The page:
The focal point of this sedra is the revelation on Sinai that is called The Ten Commandments. Actually, they are not commandments as such, rather principles, which is why in Hebrew they are called the Ten Statements. Dibrot, not Mitzvot. At one stage they were read in the Temple and were part of the daily service. But the rabbis excluded them because they believed that people had come to think that only these ten were essential and the rest of the Torah was less important. This was also why some objected to standing when this chapter is read from the Torah.
None of the ten can stand by itself as an effective law without a lot of clarification. Does murder include self-defense, or war, or accident? Nevertheless, these principles have remained the essential formulation of basic morality and spirituality, not only for Jews but indeed for the whole world, because no other formulation has superseded them and they have been adopted, more or less as they are, by all the monotheistic religions.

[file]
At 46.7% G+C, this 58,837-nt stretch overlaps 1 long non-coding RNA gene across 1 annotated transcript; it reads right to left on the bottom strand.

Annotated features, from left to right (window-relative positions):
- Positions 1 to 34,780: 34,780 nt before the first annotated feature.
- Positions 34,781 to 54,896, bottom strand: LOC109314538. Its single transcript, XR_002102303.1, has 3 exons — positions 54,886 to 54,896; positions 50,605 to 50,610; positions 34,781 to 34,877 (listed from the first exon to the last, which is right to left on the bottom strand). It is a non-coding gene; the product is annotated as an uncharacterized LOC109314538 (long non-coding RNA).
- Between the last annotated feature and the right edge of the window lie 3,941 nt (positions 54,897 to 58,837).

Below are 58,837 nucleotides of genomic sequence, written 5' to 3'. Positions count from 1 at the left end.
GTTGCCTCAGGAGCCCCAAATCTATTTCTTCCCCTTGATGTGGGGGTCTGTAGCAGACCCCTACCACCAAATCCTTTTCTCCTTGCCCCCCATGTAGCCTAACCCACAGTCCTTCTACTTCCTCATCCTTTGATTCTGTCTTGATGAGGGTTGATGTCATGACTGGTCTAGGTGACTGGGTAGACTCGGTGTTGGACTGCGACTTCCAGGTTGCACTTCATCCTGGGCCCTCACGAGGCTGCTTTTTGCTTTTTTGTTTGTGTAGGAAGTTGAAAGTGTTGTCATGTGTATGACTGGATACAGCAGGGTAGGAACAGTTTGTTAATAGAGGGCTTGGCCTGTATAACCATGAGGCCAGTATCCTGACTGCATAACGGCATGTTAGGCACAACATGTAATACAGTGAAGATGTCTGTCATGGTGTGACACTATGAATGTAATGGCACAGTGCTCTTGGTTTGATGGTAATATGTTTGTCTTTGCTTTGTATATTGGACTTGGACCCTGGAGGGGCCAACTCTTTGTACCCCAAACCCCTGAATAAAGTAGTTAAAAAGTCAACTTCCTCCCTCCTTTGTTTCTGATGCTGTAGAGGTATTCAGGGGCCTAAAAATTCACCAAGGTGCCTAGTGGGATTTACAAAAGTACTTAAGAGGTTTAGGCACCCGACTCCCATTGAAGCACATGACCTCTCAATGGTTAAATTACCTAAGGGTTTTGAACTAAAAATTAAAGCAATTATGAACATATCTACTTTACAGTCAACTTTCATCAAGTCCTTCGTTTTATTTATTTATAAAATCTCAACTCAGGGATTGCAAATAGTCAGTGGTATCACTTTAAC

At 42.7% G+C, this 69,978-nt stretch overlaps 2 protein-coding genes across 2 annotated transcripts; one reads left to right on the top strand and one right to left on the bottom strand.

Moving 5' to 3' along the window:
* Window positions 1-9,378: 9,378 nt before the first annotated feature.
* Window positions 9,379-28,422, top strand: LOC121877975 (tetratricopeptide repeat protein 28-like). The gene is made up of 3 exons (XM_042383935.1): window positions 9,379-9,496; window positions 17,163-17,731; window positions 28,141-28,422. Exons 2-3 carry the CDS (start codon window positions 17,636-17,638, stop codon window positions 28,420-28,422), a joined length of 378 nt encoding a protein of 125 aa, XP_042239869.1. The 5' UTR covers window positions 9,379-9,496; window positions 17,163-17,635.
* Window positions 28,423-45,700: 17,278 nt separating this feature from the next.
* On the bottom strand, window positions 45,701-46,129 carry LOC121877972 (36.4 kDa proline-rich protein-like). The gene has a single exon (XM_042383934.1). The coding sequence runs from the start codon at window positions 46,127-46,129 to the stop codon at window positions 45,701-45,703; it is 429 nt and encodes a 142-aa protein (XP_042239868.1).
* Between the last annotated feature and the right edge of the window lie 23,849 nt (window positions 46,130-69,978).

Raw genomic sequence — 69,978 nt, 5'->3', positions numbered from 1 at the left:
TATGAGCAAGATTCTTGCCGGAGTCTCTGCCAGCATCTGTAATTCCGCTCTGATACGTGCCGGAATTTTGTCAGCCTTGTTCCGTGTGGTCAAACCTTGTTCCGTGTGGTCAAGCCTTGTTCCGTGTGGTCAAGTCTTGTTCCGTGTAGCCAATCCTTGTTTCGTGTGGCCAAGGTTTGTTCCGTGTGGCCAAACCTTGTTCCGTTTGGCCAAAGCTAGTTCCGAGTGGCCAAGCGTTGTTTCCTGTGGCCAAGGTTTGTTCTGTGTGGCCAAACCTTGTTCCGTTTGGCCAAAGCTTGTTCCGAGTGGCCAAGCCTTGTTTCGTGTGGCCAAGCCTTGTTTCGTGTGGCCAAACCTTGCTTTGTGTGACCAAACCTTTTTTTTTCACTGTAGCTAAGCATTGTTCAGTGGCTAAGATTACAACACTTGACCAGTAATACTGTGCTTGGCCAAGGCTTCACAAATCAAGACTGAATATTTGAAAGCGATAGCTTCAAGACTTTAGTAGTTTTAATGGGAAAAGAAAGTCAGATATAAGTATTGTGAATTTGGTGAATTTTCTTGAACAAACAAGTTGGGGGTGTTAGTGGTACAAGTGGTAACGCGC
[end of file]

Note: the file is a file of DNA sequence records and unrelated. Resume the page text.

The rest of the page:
Surprising, therefore, that this sedra is named after a non-Jew: Yitro, the priest of Midian, who also happened to be the father-in-law of Moses. He has heard of the exodus and now feels it safe to bring Moses’ wife and two children from the safety of Midian to be reunited. On his visit he sees how overworked Moses is and advises him to delegate. Moses accepts his recommendations. Twelve times the Torah repeats his title as father-in-law of Moses, stressing respect both for the man and his position. Even in the very sedra where the Jewish people are given their specific religious constitution, there is room to remind everyone that we are not the only people on earth. Even with regard to a priest of another religion, we are bound not only to respect the person but also take his advice and opinions with consideration.